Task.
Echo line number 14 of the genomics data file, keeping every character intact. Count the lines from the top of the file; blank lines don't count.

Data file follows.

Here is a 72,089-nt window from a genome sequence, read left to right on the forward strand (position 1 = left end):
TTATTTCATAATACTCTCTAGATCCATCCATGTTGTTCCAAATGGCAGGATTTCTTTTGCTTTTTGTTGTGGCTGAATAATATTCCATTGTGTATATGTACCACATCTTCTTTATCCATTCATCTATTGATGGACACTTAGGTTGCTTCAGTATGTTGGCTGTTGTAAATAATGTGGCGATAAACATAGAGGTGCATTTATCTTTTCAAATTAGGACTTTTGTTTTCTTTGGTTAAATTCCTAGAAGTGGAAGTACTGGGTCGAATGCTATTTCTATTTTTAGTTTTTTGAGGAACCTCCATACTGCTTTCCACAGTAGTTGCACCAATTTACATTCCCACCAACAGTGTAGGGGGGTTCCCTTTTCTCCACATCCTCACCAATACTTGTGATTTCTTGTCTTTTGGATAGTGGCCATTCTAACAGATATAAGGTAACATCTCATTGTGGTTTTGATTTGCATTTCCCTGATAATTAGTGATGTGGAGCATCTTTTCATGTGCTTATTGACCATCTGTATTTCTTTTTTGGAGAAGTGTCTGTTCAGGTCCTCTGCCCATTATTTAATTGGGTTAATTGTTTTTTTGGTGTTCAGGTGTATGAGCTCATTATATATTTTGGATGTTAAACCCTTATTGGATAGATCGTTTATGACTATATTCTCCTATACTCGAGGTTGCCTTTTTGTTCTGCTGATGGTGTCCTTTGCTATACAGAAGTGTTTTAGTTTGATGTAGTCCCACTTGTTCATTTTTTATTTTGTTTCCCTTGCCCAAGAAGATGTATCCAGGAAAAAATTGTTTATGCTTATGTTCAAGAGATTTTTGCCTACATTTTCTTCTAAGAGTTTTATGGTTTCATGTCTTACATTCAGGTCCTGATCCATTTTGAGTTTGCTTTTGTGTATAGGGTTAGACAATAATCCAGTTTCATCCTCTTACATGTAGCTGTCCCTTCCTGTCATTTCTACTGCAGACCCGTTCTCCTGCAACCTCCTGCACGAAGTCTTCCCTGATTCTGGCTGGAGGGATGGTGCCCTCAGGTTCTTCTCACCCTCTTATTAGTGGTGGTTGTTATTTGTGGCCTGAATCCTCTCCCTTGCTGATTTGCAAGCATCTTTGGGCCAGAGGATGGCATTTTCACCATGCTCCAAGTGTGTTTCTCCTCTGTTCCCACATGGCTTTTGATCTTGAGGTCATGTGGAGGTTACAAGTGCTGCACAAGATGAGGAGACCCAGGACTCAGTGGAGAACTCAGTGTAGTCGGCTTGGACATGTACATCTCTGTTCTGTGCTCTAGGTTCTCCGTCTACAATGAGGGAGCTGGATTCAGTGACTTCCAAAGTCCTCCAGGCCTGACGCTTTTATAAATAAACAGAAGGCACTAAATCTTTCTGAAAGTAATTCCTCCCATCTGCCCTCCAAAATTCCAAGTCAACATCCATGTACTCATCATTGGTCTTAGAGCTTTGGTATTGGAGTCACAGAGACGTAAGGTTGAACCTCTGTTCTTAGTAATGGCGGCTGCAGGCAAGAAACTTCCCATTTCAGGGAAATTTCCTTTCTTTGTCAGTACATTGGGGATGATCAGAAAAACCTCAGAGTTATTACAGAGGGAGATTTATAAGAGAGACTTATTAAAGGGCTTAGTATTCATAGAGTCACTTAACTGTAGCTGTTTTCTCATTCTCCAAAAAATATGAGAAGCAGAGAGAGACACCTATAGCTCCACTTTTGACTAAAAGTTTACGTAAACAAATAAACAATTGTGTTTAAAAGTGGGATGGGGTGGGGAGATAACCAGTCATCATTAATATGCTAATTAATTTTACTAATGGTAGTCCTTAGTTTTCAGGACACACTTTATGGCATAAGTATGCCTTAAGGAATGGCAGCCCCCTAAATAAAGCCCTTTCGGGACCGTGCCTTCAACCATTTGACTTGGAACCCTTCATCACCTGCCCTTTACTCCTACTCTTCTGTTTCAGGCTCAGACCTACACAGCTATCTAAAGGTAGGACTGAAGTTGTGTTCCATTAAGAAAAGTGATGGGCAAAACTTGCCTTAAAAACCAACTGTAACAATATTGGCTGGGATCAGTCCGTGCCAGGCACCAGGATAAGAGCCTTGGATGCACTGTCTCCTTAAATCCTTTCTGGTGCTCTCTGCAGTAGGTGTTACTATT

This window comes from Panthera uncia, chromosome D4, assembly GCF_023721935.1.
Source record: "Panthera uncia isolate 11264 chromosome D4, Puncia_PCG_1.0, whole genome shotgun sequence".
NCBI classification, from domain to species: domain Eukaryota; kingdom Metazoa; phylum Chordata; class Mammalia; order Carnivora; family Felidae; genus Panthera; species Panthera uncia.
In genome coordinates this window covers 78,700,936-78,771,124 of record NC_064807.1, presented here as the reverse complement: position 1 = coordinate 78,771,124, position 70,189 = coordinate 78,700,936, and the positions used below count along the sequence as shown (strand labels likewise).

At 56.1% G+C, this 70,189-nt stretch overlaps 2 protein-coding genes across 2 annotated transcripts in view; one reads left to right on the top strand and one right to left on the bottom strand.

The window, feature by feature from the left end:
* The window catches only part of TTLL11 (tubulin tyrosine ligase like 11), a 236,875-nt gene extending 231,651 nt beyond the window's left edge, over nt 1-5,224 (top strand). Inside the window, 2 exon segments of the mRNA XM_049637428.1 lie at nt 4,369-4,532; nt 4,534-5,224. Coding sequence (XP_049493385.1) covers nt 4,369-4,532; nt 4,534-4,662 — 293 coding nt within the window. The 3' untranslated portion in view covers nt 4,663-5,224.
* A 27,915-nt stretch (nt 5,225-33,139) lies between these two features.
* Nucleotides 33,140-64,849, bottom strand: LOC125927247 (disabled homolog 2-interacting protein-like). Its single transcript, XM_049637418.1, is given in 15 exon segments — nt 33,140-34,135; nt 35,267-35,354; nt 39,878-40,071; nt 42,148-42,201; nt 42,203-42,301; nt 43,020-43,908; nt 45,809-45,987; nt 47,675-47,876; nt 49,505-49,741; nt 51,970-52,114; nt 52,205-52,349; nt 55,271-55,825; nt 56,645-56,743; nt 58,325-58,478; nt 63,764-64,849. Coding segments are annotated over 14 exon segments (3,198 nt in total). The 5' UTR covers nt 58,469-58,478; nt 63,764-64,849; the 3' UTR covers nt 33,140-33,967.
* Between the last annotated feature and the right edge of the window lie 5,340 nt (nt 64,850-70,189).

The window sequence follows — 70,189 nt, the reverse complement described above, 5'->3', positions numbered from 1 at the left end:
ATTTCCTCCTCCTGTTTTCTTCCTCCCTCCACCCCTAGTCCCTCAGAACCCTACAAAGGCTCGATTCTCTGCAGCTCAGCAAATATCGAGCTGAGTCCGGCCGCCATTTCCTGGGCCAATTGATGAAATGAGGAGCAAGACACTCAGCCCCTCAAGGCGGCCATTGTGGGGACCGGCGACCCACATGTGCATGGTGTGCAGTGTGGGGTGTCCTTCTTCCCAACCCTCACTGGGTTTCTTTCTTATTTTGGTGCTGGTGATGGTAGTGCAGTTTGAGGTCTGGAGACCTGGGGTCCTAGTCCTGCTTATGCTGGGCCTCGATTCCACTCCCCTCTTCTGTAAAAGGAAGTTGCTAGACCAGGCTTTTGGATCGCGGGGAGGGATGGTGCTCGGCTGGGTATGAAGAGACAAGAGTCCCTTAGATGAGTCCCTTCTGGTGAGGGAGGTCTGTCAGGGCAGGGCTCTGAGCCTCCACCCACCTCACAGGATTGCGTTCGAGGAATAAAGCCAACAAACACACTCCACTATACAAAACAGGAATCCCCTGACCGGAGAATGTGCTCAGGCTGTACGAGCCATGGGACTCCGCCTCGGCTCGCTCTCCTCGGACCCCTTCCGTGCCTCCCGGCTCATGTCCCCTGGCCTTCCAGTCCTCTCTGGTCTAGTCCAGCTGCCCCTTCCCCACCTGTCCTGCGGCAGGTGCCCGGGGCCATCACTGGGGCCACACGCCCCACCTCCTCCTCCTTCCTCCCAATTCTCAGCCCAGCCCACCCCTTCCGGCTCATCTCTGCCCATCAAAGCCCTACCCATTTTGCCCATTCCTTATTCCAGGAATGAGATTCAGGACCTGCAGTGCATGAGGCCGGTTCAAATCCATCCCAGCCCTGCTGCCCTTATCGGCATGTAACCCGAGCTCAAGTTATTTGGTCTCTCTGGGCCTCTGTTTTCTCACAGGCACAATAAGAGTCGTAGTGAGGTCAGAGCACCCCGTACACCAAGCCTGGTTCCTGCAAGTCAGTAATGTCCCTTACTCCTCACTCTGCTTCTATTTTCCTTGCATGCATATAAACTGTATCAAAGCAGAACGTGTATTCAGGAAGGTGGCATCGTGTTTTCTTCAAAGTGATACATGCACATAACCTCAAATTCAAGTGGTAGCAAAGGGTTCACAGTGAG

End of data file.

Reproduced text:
ATTTCCTCCTCCTGTTTTCTTCCTCCCTCCACCCCTAGTCCCTCAGAACCCTACAAAGGCTCGATTCTCTGCAGCTCAGCAAATATCGAGCTGAGTCCGGCCGCCATTTCCTGGGCCAATTGATGAAATGAGGAGCAAGACACTCAGCCCCTCAAGGCGGCCATTGTGGGGACCGGCGACCCACATGTGCATGGTGTGCAGTGTGGGGTGTCCTTCTTCCCAACCCTCACTGGGTTTCTTTCTTATTTTGGTGCTGGTGATGGTAGTGCAGTTTGAGGTCTGGAGACCTGGGGTCCTAGTCCTGCTTATGCTGGGCCTCGATTCCACTCCCCTCTTCTGTAAAAGGAAGTTGCTAGACCAGGCTTTTGGATCGCGGGGAGGGATGGTGCTCGGCTGGGTATGAAGAGACAAGAGTCCCTTAGATGAGTCCCTTCTGGTGAGGGAGGTCTGTCAGGGCAGGGCTCTGAGCCTCCACCCACCTCACAGGATTGCGTTCGAGGAATAAAGCCAACAAACACACTCCACTATACAAAACAGGAATCCCCTGACCGGAGAATGTGCTCAGGCTGTACGAGCCATGGGACTCCGCCTCGGCTCGCTCTCCTCGGACCCCTTCCGTGCCTCCCGGCTCATGTCCCCTGGCCTTCCAGTCCTCTCTGGTCTAGTCCAGCTGCCCCTTCCCCACCTGTCCTGCGGCAGGTGCCCGGGGCCATCACTGGGGCCACACGCCCCACCTCCTCCTCCTTCCTCCCAATTCTCAGCCCAGCCCACCCCTTCCGGCTCATCTCTGCCCATCAAAGCCCTACCCATTTTGCCCATTCCTTATTCCAGGAATGAGATTCAGGACCTGCAGTGCATGAGGCCGGTTCAAATCCATCCCAGCCCTGCTGCCCTTATCGGCATGTAACCCGAGCTCAAGTTATTTGGTCTCTCTGGGCCTCTGTTTTCTCACAGGCACAATAAGAGTCGTAGTGAGGTCAGAGCACCCCGTACACCAAGCCTGGTTCCTGCAAGTCAGTAATGTCCCTTACTCCTCACTCTGCTTCTATTTTCCTTGCATGCATATAAACTGTATCAAAGCAGAACGTGTATTCAGGAAGGTGGCATCGTGTTTTCTTCAAAGTGATACATGCACATAACCTCAAATTCAAGTGGTAGCAAAGGGTTCACAGTGAG